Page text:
Dozens of requests will be heard Wednesday and Thursday by the North Dakota Industrial Commission's (NDIC) hearing panel, reviewing operator requests for increased well densities and spacing unit changes in the Bakken/Three Forks formation.

The hearing panel, an extension of the three-member NDIC, used to hear about 200-300 cases a year; now it handles that volume range in any given month, said a spokesperson for the NDIC. All of the biggest players in the Bakken have applications for density and spacing unit changes, including Continental Resources, WPX Energy Williston, Kodiak Oil and Gas (USA), XTO Energy, Slawson Exploration, Hess Corp., Whiting Oil/Gas, and Oasis Petroleum.

Densities being requested climb up to as high as 16 wells/1,280-acre drilling units and 30 wells/2,560-acre units.

The North Dakota Petroleum Council (NDPC) is supporting a broader effort, the "Bakken Production Optimization Initiative," being carried out in an ongoing study by the Energy and Environmental Research Center (EERC) at the University of North Dakota. The study is looking at issues of density and spacing, along with enhanced oil recovery (EOR) methods.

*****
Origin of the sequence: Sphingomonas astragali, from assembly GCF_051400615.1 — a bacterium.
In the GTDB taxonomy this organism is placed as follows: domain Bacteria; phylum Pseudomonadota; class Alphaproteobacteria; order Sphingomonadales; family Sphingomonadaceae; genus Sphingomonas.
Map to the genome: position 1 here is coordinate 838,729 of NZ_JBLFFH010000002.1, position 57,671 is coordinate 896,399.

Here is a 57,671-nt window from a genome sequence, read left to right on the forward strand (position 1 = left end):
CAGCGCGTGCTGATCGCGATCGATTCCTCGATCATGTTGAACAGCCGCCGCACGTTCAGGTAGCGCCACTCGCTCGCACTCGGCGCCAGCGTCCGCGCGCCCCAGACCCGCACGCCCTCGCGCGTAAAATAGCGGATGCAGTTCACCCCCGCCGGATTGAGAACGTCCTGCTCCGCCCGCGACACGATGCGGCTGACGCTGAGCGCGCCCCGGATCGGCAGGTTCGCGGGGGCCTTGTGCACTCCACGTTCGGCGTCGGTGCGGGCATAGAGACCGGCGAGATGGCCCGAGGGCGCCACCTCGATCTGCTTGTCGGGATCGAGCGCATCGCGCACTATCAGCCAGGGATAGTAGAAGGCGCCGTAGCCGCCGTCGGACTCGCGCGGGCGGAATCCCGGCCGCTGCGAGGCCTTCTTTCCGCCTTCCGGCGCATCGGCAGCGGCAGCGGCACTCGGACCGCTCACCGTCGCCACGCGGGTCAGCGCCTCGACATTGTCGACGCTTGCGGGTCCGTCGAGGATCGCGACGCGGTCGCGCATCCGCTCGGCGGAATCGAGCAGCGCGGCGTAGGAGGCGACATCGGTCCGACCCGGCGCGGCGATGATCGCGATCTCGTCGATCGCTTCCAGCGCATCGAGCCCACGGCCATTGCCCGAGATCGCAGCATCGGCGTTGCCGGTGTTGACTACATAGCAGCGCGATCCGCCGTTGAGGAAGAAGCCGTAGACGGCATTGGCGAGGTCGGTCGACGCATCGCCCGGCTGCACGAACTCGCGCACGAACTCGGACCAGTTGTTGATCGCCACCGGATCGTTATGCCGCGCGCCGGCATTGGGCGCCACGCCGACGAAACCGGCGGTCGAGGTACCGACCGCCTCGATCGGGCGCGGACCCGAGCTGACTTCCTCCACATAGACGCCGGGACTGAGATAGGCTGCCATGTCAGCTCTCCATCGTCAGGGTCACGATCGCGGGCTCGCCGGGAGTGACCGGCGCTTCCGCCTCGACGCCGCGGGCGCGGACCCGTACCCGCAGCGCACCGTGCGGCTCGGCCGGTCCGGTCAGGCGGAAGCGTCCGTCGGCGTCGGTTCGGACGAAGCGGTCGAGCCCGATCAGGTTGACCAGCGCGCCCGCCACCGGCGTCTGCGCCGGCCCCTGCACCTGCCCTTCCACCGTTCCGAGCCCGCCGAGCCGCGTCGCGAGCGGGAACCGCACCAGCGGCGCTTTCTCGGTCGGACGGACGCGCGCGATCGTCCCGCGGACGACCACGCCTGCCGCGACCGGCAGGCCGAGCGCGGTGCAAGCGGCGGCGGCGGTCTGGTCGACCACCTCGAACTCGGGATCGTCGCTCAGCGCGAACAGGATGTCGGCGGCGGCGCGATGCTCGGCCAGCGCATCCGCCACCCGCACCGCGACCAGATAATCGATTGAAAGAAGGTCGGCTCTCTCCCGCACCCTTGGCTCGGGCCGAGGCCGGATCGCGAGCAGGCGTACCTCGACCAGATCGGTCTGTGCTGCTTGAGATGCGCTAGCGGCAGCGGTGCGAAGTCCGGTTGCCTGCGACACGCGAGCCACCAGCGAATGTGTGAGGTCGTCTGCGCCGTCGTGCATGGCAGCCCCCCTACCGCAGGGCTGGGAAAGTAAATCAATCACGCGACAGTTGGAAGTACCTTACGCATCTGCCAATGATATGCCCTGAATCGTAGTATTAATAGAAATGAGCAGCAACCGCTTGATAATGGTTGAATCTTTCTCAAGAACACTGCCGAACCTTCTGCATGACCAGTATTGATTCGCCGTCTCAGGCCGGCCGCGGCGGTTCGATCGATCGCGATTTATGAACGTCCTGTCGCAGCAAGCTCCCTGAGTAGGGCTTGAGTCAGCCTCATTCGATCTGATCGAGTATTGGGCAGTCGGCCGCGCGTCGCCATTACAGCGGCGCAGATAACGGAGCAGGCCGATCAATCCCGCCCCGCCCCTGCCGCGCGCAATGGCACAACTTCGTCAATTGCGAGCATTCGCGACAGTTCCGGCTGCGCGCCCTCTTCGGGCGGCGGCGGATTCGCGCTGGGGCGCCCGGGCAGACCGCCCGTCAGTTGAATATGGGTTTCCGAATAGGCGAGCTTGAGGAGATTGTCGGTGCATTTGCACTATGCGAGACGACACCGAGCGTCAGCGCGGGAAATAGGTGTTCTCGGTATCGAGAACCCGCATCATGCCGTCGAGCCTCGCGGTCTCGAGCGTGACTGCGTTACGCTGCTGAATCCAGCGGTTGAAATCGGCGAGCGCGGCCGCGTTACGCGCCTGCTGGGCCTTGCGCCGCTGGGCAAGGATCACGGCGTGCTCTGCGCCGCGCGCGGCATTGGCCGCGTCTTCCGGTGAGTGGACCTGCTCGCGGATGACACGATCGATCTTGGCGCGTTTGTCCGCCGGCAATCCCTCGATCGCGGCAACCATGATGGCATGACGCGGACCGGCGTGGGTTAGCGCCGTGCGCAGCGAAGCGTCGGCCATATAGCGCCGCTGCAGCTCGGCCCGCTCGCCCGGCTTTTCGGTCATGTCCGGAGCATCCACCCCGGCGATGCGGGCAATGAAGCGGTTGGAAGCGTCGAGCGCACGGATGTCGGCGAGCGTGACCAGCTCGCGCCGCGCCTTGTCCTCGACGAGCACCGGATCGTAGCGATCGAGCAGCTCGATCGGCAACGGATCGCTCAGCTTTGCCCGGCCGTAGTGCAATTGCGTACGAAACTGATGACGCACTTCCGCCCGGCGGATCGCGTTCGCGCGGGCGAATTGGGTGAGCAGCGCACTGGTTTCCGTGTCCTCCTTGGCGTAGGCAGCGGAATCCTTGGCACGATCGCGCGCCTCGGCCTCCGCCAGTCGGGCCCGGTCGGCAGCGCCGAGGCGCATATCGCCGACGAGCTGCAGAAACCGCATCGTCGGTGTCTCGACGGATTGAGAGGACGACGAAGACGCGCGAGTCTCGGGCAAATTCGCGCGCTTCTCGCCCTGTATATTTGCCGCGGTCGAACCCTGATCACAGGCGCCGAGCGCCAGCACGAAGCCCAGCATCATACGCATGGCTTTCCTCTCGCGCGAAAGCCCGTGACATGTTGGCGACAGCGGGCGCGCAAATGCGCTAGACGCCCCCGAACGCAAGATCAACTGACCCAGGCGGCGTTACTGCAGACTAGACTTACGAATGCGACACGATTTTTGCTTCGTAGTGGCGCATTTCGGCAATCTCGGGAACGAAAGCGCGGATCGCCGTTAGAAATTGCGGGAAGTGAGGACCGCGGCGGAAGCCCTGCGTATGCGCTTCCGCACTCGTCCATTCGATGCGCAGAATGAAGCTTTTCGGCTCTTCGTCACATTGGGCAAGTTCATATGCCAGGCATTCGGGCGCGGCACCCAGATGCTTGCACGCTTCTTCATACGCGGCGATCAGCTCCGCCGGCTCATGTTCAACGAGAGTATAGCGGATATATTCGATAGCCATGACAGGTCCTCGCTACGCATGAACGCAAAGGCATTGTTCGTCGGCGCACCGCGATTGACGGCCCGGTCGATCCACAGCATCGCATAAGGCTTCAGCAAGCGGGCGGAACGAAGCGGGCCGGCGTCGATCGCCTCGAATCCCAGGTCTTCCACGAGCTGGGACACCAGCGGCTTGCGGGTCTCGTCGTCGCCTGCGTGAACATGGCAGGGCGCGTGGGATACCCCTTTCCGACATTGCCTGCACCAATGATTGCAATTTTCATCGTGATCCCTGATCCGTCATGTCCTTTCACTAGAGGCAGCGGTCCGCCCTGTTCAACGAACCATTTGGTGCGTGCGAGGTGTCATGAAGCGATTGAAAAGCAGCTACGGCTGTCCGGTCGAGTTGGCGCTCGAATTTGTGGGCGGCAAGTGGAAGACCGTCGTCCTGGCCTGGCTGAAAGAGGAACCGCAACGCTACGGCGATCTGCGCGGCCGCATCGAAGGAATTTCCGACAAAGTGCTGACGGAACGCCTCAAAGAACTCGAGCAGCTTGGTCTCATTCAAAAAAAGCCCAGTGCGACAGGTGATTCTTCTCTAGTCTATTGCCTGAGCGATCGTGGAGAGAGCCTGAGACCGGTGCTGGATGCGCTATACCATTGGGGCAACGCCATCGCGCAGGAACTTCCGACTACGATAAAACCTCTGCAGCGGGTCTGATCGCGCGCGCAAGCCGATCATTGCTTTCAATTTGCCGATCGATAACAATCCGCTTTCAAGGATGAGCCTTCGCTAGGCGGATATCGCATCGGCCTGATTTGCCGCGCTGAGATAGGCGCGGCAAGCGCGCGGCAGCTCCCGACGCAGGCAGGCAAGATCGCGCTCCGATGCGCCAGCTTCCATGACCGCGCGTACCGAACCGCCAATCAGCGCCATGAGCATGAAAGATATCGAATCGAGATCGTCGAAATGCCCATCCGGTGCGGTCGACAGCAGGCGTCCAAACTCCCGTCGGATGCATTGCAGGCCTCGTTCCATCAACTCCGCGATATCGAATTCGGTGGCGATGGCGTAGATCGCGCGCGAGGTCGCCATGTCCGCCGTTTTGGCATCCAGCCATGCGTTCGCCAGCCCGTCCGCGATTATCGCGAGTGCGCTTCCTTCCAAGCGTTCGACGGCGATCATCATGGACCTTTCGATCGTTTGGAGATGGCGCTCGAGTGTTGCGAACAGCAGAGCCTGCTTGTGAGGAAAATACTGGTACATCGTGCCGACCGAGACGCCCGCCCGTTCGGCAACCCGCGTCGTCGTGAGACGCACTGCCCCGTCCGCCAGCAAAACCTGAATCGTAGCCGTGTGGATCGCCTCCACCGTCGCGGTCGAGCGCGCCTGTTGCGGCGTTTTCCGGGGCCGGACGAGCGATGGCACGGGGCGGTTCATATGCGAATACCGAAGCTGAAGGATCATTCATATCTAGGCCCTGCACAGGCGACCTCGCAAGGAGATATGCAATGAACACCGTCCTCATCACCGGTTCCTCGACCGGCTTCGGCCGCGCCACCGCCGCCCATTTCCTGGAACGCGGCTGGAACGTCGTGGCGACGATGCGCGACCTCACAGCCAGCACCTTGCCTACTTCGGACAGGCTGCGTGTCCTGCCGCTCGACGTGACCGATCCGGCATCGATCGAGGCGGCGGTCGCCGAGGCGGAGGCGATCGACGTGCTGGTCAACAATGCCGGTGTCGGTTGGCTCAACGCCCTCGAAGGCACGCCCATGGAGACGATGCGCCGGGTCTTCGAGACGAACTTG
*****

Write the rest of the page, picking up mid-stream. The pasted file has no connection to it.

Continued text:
The three-year, multi-million-dollar EERC study is being done on a joint basis with the NDIC with backing from a number of NPC members. It is tasked with determining the "uniqueness of the Three Forks Bench Reserves, optimal well density in the Bakken, and optimum Bakken production."

Funded by $8 million form the NDIC's Oil and Gas Research Council, the study also is getting up to $100 million of in-kind resources from various oil/gas companies.

"The world's eyes are on western North Dakota since the coupling of hydraulic fracturing with horizontal drilling and other technologies have demonstrated their ability to recover oil held tightly within the Bakken and Three Forks formations," according to the EERC's website.

EERC Associate Director for Research John Harju called the recent U.S. Geological Survey estimate of 7 billion bbl of recoverable oil in the Bakken understated, and he placed it now "in the rear view mirror."

Another way the industry is addressing the density issues is with the advent of more multi-well drilling pads, a spokesperson for the NDIC said. "The operators will drill the wells anyway -- the multi-well pad is beneficial and cost saving for them," she said. "It reduces the footprint and allows infrastructure to be localized, so increased density drilling is the prime reason for multi-well pads."

Department of Mineral Resource Director Lynn Helms said recently that two out of every three new wells occur on multi-well pads, a doubling of their incidence over the past year (see Shale Daily, Dec. 17).